PRESSURE DISTRIBUTION UNDER THE FOOT DURING TAKE OFF IN TRAMPOLINING

  • U. Glitsch
  • B. Henrichs

Abstract

In the past, biomechanical investigations in trampolining were mostly concerned with the aerial movements, whereas the take off was rarely in the focus of interest. One reason for this lack may be the difficulties in performing dynamic measurements during the take off. The development of new pressure measurement devices encourages their use also in trampolining. At first two questions should be answered with the aid of this instrumentation. 1. Which differences in the pressure distribution occur between beginners and skilled gymnasts? 2. Are there any basic differences in the pressure distribution at take off between exercises with and without moment of impulse? Methods The pressure distribution was determined using F-SCAN, a resistive based in-shoe measurement device. The insole is 0.17 mm thick and contains 960 sensors (resolution 4 sensors/cm2). The sampling rate was 50 Ha and the sampling time embraced 4 s. The sole was cut to the necessary size and put in the right gymnast shoe of the subject. The data transmission ensued via a cuff unit (m = 300 g) and a wire to a personal computer. The investigated movements included three categories of exercises: 1. straight jump, 2. forward sommersaults (single up to double), 3. backward somersaults (single up to double). As subjects sewed 2 female beginners and 5 skilled gymnasts (female and male). Results and Discussion The ratios of support time and flight time confirm the spring characteristic of a trampoline. For one subject the support time is constant and independent from the jump hight. No general differences in the pressure distribution could be found between beginners and skilled subjects. Except the straight jump, it was not possible to distinguish the different somersaults (forward - backward) in terms of pressure distribution by the use of statistical methods. But the intraindividual analysis of the exercises showed a relation between the skill and the variance of the pressure distribution. It can be concluded that the dynamic of the foot contact has always the same characteristic. The moment of impulse is produced by the movements of the upper parts of the body.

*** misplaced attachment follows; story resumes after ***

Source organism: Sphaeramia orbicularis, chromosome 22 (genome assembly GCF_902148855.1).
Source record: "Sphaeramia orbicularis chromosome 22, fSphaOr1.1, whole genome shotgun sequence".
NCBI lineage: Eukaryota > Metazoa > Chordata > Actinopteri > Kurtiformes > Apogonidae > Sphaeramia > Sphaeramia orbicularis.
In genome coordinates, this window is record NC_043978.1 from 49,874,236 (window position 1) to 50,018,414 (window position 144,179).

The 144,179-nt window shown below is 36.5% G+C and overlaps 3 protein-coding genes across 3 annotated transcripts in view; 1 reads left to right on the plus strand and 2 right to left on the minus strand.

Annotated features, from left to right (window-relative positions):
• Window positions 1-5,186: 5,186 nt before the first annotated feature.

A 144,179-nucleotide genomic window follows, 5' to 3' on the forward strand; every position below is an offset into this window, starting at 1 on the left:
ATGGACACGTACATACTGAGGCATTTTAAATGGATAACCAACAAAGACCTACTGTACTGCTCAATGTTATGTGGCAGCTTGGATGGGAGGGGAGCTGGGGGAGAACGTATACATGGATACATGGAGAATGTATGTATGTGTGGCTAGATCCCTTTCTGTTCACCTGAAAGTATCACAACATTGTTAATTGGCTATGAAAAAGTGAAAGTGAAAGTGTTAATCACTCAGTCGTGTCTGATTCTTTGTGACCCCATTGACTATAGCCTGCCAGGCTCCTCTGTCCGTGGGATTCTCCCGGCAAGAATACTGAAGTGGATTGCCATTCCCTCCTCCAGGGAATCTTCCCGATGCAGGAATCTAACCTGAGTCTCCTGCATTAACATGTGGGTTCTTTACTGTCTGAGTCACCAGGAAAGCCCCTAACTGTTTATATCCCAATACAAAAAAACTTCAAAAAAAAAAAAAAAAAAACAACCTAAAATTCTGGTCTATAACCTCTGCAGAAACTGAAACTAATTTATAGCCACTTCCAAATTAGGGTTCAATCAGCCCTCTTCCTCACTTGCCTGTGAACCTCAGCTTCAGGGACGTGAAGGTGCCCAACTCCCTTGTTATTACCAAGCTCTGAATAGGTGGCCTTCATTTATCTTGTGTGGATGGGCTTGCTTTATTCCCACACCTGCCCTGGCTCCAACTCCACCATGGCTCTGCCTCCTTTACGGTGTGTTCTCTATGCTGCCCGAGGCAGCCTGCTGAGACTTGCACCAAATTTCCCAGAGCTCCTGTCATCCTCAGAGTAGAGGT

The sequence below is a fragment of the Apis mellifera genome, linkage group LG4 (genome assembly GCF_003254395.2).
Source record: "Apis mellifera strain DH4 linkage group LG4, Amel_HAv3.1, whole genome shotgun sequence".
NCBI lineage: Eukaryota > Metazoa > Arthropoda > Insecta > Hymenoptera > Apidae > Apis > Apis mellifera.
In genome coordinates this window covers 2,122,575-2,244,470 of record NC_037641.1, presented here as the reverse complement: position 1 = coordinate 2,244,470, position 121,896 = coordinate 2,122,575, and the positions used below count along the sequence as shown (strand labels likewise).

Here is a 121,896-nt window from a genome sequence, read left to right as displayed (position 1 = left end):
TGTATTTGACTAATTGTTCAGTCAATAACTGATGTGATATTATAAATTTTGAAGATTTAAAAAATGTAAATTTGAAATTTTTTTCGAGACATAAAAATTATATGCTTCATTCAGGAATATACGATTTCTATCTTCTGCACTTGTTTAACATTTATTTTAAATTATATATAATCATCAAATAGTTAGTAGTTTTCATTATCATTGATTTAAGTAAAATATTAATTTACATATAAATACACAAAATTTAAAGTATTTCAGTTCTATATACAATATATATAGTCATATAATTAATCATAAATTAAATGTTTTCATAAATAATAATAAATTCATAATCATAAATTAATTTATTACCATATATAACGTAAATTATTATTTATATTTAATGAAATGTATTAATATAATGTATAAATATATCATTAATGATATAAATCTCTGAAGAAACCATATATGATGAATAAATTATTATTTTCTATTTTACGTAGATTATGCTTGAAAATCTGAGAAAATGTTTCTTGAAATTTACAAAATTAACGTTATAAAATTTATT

Section
Equipment / Instrumentation